Prioritization can also be driven by perceived value—change that to should be driven. One technique used by many agile teams is the notion of Value Poker. It’s a variation of the popular Planning Poker technique that is used for User Story size estimation. But instead of determining size of stories in story points, we use value points as the determinant.
In this case you use a deck of cards labeled from 1-10, one being the lowest value and ten the highest. For each user story or theme/collection of stories you ask a group of various customers and stakeholders to ‘vote’ on their view to value of the story. You take a round-robin approach discussing the ‘why’ behind the highest and lowest values—letting the team express their views towards value nuance.
Once the discussion is over, you re-vote and re-discuss until you narrow the value as much as possible. Sometimes you gain agreement across the team. Sometimes you simply get a range.
You might even compartmentalize values from the different perspectives of the team. For example, the quality and testing folks’ might value a particular story as a five, while the business folks’ value it as a three and development or technology folks’ as a one. All of their valuations provide important data as to how you cross-functionally value the feature. And clearly this spread would generate some meaningful discussion across team members.
This logic might be applied to multiple stakeholders as well. For example, the North American stakeholders might value a feature at six, while the EMEA stakeholders think it only a three. In all of these cases, discussing VALUE as a distinct attribute helps the team in prioritizing and in deciding how much fit & finish to apply to individual features.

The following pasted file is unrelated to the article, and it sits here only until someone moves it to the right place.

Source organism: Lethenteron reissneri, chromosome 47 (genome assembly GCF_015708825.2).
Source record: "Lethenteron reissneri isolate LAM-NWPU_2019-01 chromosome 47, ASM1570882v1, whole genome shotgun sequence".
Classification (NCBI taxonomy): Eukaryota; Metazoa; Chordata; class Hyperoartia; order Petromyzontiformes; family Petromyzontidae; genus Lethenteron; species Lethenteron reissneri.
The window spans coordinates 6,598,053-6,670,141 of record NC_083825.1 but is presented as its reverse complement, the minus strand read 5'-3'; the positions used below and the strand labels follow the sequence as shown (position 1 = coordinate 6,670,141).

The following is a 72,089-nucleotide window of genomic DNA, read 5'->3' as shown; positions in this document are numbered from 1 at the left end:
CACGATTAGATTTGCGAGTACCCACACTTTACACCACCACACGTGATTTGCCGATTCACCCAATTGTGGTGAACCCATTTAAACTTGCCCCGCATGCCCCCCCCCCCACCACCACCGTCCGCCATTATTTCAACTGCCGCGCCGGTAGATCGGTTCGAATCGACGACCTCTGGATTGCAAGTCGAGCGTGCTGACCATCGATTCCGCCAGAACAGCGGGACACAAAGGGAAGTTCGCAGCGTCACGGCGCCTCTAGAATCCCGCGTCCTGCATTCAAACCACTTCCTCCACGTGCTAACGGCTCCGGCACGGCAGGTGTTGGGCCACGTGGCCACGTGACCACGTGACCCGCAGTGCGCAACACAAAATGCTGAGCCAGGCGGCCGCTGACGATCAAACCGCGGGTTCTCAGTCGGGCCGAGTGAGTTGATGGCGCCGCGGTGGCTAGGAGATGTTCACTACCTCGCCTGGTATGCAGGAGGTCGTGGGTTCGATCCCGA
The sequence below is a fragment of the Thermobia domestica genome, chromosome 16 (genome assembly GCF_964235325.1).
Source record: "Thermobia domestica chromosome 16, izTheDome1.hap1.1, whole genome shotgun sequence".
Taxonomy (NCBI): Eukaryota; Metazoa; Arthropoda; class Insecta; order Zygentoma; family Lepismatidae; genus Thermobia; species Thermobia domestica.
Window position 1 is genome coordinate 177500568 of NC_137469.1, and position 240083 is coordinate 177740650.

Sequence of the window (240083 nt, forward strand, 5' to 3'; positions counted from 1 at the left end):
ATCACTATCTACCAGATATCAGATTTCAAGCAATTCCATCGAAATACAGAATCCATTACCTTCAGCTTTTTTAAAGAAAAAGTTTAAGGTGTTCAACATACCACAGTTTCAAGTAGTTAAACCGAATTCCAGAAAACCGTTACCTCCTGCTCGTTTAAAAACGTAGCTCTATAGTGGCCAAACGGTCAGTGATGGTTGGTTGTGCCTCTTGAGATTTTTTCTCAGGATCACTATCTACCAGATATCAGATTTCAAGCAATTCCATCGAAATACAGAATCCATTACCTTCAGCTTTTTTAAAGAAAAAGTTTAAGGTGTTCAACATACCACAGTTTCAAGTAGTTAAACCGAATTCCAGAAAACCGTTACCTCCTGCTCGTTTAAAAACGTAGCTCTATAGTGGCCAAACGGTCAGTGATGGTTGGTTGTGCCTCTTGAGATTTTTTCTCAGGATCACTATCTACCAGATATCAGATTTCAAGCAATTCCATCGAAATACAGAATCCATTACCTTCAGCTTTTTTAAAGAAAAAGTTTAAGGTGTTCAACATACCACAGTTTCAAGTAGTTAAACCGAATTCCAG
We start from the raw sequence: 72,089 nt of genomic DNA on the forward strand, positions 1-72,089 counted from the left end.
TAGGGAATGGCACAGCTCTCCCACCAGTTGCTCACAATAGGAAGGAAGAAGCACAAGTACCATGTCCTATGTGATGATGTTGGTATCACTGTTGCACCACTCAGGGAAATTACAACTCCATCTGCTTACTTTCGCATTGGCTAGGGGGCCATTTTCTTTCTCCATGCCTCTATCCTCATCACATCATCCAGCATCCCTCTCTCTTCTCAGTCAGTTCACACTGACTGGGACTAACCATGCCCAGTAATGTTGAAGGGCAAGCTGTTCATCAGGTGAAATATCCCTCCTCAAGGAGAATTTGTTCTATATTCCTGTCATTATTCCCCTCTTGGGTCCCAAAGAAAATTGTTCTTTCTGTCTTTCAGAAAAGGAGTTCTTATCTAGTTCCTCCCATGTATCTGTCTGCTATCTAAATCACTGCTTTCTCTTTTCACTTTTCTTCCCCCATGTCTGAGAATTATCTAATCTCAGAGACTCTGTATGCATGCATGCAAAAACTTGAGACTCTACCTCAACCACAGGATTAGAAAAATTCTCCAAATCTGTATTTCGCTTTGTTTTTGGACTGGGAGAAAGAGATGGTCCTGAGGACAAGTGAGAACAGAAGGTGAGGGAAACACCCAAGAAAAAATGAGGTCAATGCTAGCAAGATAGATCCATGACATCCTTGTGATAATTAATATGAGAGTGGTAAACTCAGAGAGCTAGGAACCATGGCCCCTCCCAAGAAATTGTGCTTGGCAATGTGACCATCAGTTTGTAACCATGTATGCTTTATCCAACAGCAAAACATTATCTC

A truly effective variation on the Value Poker technique is to give every voting or contributing partner a ‘pool’ of funding to spend as part of their voting. So not only are they voting on a value, but they have to invest a portion of a fixed pool of dollars on the feature as well.
Quite often monopoly money or a similarly fun equivalent is used for this purpose. Let’s say everyone gets $5,000 to spend on their features as we play priority poker. In one particular case, a business stakeholder votes a nine for a feature.
In order to emphasize the importance, they put up $1,500 on the feature or about 30% of their available funds. In fact, they only spend their pool against a total of seven features. While they continue to prioritize subsequent features, they’ve clearly communicated their views towards value. In fact, that $1,500 feature ends up being the #1 priority with a total value pool of $12,000 across the entire voting team OR 25% of the total available pool.
So here’s an interesting question. If you’re implementing this feature, what does #1 Priority convey vs. #1 Priority AND 25% of the value pool? From my perspective, there’s a large difference. This feature is a much more significant portion of the value and requires particular care in execution. I hope you see the difference.
Minimal Marketable Feature (MMF)
Often in agile teams, singular stories don’t have sufficient mass or impact to effectively be valuated by the team or customer. Earlier I spoke in terms of themes of stories. This is a common way of bundling stories together that have value and meaning as a collection. Not only does it help in developing sets of meaningful functionality, but if you prioritize at the thematic or collection level, it simplifies your prioritization. It also has more meaning from the customers’ perspective.